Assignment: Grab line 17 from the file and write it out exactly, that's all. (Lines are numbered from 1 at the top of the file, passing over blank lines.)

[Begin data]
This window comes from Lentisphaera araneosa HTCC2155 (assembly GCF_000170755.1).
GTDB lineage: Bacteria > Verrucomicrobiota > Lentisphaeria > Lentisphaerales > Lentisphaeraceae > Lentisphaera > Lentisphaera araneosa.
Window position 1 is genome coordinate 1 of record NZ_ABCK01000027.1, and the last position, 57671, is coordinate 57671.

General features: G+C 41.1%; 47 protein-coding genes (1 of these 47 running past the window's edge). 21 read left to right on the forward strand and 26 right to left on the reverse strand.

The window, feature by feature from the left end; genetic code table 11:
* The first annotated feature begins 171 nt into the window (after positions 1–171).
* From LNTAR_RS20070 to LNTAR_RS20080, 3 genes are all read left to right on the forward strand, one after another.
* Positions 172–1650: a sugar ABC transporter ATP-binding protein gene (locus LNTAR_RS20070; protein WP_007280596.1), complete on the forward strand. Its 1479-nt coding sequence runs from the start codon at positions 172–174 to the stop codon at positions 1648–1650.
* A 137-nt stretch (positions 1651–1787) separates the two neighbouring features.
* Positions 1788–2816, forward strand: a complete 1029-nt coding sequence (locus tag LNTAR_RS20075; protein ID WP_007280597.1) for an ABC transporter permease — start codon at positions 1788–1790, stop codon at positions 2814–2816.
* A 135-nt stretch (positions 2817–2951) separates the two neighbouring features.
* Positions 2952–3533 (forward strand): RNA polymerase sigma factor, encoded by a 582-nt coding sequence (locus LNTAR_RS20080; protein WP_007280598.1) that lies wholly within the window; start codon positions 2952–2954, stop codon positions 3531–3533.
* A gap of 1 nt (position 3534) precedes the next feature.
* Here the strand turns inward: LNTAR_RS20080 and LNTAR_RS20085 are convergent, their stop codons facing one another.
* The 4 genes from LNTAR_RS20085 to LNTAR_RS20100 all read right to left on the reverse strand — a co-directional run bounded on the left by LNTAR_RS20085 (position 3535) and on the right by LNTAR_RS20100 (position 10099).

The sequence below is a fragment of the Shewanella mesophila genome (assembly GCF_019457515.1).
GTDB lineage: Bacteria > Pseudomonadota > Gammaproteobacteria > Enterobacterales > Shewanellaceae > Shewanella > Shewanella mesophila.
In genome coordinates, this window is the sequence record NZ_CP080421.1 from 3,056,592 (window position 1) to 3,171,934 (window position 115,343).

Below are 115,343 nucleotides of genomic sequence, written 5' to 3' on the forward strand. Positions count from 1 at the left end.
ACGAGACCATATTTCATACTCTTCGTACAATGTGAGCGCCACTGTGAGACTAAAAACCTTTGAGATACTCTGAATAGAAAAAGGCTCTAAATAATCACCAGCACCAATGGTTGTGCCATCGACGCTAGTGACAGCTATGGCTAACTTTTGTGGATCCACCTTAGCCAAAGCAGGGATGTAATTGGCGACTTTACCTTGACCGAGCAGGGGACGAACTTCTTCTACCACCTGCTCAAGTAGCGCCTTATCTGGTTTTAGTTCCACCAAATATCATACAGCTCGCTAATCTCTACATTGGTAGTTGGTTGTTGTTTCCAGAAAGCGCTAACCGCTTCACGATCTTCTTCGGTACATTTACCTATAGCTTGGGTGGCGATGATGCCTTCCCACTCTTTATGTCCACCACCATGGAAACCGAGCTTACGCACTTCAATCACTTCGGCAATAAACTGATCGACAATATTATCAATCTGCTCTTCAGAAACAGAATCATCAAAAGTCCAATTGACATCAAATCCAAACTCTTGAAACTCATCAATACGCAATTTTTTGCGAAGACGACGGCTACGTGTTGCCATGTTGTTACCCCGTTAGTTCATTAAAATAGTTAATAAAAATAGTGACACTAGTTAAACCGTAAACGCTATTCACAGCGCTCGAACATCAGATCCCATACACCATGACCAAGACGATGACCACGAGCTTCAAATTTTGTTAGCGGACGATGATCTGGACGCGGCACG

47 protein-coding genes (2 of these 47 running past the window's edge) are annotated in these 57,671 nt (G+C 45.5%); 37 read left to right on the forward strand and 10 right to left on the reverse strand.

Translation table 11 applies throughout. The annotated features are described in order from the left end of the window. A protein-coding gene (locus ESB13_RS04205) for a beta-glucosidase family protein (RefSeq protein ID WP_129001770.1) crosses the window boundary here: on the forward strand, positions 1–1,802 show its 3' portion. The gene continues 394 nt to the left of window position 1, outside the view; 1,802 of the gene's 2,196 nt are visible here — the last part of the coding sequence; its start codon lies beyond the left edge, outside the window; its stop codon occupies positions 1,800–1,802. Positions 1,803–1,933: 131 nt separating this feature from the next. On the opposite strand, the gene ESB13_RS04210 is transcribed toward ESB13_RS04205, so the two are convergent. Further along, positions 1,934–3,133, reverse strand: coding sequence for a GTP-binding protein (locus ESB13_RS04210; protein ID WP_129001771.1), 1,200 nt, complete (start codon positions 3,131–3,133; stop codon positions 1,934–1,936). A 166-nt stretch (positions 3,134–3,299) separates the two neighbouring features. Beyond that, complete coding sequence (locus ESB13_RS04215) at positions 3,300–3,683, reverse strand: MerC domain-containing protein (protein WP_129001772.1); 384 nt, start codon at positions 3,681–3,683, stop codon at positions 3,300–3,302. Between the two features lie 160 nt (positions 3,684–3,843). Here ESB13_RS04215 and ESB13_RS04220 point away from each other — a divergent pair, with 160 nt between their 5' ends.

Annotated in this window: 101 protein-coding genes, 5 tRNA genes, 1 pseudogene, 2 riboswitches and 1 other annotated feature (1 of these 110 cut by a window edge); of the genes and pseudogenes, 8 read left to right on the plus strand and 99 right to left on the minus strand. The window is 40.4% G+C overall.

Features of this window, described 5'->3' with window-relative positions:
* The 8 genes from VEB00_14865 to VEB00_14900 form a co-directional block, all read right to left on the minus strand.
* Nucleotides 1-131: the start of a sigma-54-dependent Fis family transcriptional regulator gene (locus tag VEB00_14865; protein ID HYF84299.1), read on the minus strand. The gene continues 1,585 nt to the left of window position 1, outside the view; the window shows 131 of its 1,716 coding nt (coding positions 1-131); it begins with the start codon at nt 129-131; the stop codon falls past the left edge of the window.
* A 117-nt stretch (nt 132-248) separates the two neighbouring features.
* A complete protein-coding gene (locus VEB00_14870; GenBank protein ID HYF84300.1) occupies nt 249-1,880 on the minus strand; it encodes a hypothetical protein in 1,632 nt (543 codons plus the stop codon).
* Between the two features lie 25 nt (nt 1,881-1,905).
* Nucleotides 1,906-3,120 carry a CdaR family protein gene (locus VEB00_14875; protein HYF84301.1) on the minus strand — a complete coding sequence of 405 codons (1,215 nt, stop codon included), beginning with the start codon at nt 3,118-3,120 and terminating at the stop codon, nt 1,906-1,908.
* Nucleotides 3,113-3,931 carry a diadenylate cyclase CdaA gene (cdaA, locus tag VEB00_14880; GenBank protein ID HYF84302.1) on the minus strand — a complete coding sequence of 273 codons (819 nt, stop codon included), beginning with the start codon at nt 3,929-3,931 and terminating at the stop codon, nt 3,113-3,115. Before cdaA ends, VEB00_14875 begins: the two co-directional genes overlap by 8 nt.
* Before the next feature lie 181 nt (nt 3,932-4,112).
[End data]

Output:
GTDB lineage: Bacteria > Pseudomonadota > Gammaproteobacteria > Enterobacterales > Shewanellaceae > Shewanella > Shewanella mesophila.